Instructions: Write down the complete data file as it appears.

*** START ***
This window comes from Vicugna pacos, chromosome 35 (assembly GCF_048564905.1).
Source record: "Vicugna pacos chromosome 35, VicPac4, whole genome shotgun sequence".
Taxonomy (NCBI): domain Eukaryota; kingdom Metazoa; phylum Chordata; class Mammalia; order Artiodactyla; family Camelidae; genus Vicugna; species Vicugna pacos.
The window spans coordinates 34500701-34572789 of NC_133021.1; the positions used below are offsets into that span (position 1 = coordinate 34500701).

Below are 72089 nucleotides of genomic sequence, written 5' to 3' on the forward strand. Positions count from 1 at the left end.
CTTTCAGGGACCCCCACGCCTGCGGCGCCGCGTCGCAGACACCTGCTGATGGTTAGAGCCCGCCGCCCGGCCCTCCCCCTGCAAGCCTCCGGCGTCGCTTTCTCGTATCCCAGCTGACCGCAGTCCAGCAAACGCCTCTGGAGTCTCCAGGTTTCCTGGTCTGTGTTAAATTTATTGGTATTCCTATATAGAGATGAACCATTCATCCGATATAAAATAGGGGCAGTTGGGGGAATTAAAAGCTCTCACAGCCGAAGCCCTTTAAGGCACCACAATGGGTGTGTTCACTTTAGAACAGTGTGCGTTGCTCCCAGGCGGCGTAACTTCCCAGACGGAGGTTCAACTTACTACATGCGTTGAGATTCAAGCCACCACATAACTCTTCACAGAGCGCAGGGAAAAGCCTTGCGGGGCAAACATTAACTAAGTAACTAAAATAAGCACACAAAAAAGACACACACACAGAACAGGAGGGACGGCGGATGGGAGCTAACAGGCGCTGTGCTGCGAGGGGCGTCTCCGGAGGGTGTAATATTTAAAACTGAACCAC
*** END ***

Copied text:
This window comes from Vicugna pacos, chromosome 35 (assembly GCF_048564905.1).
Source record: "Vicugna pacos chromosome 35, VicPac4, whole genome shotgun sequence".
Taxonomy (NCBI): domain Eukaryota; kingdom Metazoa; phylum Chordata; class Mammalia; order Artiodactyla; family Camelidae; genus Vicugna; species Vicugna pacos.
The window spans coordinates 34500701-34572789 of NC_133021.1; the positions used below are offsets into that span (position 1 = coordinate 34500701).

Below are 72089 nucleotides of genomic sequence, written 5' to 3' on the forward strand. Positions count from 1 at the left end.
CTTTCAGGGACCCCCACGCCTGCGGCGCCGCGTCGCAGACACCTGCTGATGGTTAGAGCCCGCCGCCCGGCCCTCCCCCTGCAAGCCTCCGGCGTCGCTTTCTCGTATCCCAGCTGACCGCAGTCCAGCAAACGCCTCTGGAGTCTCCAGGTTTCCTGGTCTGTGTTAAATTTATTGGTATTCCTATATAGAGATGAACCATTCATCCGATATAAAATAGGGGCAGTTGGGGGAATTAAAAGCTCTCACAGCCGAAGCCCTTTAAGGCACCACAATGGGTGTGTTCACTTTAGAACAGTGTGCGTTGCTCCCAGGCGGCGTAACTTCCCAGACGGAGGTTCAACTTACTACATGCGTTGAGATTCAAGCCACCACATAACTCTTCACAGAGCGCAGGGAAAAGCCTTGCGGGGCAAACATTAACTAAGTAACTAAAATAAGCACACAAAAAAGACACACACACAGAACAGGAGGGACGGCGGATGGGAGCTAACAGGCGCTGTGCTGCGAGGGGCGTCTCCGGAGGGTGTAATATTTAAAACTGAACCAC